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Since the Government were elected in May 1997, £291.6 million extra has gone into the NHS in Wales, and in the comprehensive spending review, the Chancellor of the Exchequer has announced that a further £1 billion will be available for the Assembly to spend over the next three years on health services. Would the hon. Gentleman cancel that money? Would he have put it in? The answers to those questions are yes and no.

Ann Clwyd (Cynon Valley): As my hon. Friend knows, when health funding is calculated in England, an assessment of deprivation is made. When will deprivation be included in an assessment for health funding in Wales by the Welsh Assembly?

Mr. Hanson: The point that my hon. Friend has mentioned is valid. I hope that the Assembly will take the matter on board. I shall certainly raise it with the Assembly Secretary, Jane Hutt, but ultimately it is for the Assembly to determine.

Small Businesses

6. Mr. Tim Loughton (East Worthing and Shoreham): When he last met the First Secretary to discuss assistance for small businesses in Wales. [98881]

The Secretary of State for Wales (Mr. Paul Murphy): I have regular meetings with the First Secretary and discuss a wide range of issues, including assistance to small businesses in Wales.

Mr. Loughton: That is all very interesting, but did the First Secretary think that small businesses in Wales had been helped or hindered by the £30 billion of new business taxes introduced by the Labour Government?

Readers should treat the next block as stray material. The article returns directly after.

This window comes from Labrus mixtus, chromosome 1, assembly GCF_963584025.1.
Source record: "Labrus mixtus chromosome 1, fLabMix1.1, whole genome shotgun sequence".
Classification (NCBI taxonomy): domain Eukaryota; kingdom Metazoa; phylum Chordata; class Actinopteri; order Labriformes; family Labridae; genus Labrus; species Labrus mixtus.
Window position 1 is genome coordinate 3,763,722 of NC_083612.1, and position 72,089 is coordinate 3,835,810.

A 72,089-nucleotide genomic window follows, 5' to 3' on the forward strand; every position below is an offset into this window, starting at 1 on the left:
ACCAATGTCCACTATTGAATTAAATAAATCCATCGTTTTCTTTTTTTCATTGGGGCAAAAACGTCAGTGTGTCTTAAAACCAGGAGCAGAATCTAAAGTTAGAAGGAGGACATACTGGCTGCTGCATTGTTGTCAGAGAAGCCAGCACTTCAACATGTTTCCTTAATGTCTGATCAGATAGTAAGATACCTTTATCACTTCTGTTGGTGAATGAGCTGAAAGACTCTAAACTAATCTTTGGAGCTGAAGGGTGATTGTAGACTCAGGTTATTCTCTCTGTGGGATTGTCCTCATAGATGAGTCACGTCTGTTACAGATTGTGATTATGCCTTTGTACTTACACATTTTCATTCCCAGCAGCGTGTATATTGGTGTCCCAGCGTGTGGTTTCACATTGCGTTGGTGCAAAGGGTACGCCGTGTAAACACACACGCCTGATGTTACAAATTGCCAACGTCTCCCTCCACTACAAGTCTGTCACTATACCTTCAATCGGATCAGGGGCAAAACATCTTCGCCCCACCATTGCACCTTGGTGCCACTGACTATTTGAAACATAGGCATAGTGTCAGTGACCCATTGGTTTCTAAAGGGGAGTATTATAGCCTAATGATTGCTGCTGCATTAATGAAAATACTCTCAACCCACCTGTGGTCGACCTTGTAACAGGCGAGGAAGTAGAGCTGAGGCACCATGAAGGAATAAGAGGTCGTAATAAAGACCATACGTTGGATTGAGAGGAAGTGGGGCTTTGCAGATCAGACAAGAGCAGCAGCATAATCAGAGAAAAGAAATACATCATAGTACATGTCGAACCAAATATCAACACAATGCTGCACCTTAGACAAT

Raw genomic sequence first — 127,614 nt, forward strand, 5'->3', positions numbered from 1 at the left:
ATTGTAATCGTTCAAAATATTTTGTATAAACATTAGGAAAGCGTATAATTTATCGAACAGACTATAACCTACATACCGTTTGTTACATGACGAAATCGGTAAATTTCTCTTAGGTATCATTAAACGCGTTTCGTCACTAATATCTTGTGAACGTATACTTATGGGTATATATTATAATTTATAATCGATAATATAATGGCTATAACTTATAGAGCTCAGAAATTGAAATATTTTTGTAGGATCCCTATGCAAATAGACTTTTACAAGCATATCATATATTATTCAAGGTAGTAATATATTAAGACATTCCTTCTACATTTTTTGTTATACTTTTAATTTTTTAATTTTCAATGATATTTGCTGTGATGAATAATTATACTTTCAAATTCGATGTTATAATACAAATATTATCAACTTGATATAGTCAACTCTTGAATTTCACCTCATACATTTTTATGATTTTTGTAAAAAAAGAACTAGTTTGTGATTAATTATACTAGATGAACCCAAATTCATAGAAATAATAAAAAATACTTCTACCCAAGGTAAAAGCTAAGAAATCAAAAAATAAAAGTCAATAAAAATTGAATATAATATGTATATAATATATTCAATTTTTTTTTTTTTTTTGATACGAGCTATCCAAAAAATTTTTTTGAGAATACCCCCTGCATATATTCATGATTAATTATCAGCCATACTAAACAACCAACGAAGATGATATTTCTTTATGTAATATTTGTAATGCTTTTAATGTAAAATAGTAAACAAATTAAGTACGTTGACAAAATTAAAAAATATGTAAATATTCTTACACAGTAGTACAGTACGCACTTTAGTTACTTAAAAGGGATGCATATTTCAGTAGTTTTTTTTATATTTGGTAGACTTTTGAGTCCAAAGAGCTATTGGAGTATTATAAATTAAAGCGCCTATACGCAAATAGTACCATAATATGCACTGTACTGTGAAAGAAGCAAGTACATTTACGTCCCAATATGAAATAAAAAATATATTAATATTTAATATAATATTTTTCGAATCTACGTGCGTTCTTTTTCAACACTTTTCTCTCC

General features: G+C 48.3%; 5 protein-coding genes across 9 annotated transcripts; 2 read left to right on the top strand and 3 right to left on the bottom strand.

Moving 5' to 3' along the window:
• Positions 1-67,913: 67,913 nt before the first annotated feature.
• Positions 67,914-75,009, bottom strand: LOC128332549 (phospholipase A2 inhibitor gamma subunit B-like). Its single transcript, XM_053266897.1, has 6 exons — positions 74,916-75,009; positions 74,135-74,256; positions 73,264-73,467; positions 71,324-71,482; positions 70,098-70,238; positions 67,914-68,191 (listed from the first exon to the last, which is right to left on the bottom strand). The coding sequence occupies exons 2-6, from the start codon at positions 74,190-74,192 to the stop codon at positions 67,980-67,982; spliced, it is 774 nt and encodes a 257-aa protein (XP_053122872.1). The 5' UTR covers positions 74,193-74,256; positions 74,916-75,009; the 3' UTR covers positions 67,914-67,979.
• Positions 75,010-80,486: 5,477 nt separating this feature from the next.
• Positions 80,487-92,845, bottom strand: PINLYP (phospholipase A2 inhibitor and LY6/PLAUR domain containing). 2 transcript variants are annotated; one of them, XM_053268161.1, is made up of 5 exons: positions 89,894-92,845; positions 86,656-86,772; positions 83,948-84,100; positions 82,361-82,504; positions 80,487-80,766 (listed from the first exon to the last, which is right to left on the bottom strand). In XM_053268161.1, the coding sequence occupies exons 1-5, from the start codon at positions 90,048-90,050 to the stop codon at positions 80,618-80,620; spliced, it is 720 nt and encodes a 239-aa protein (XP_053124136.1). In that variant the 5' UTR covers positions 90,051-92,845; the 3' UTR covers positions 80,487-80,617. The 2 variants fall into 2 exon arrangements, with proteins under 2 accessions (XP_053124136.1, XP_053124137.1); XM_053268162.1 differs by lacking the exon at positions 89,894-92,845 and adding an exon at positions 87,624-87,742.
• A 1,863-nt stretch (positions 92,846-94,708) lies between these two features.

Mr. Murphy: I can tell the hon. Gentleman that what is important in Wales today is that the Welsh Federation of Small Businesses has announced that it has confidence in the way in which our Government are running the economy, that small businesses in Wales are more optimistic than ever about their future, and that 25 per cent. have increased their work force.

Mr. Dafydd Wigley (Caernarfon): Does the Secretary of State agree that one of the best things for developing small businesses in Wales would be the establishment of a development bank for Wales, as called for by the Federation of Small Businesses as well as, of course, Plaid Cymru. Will he give us an assurance that the objective 1 money for Wales, which can be used on a 7 per cent. basis ahead of demand, can in part be made available for such a development bank so that small businesses get the aid that they so clearly need?

Mr. Murphy: I take the point made by the right hon. Gentleman, but I am careful not to commit the National Assembly for Wales, of which he is a Member, to any policies. I agree with the thrust of his comments. As he knows, an innovations fund with £5 million of venture capital was announced in Cardiff by the Welsh Development Agency and National Westminster bank.

Mr. Lembit Öpik (Montgomeryshire): Small businesses feel that they have not been sufficiently

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consulted about objective 1 and 2 status funding. Is the Secretary of State willing to consider further consultation with small businesses to ensure that they can make their creative views known to him?

Mr. Murphy: As I told the right hon. Member for Caernarfon (Mr. Wigley), the matter that the hon. Gentleman raises is essentially for the Assembly, but I shall convey his views to the First Secretary.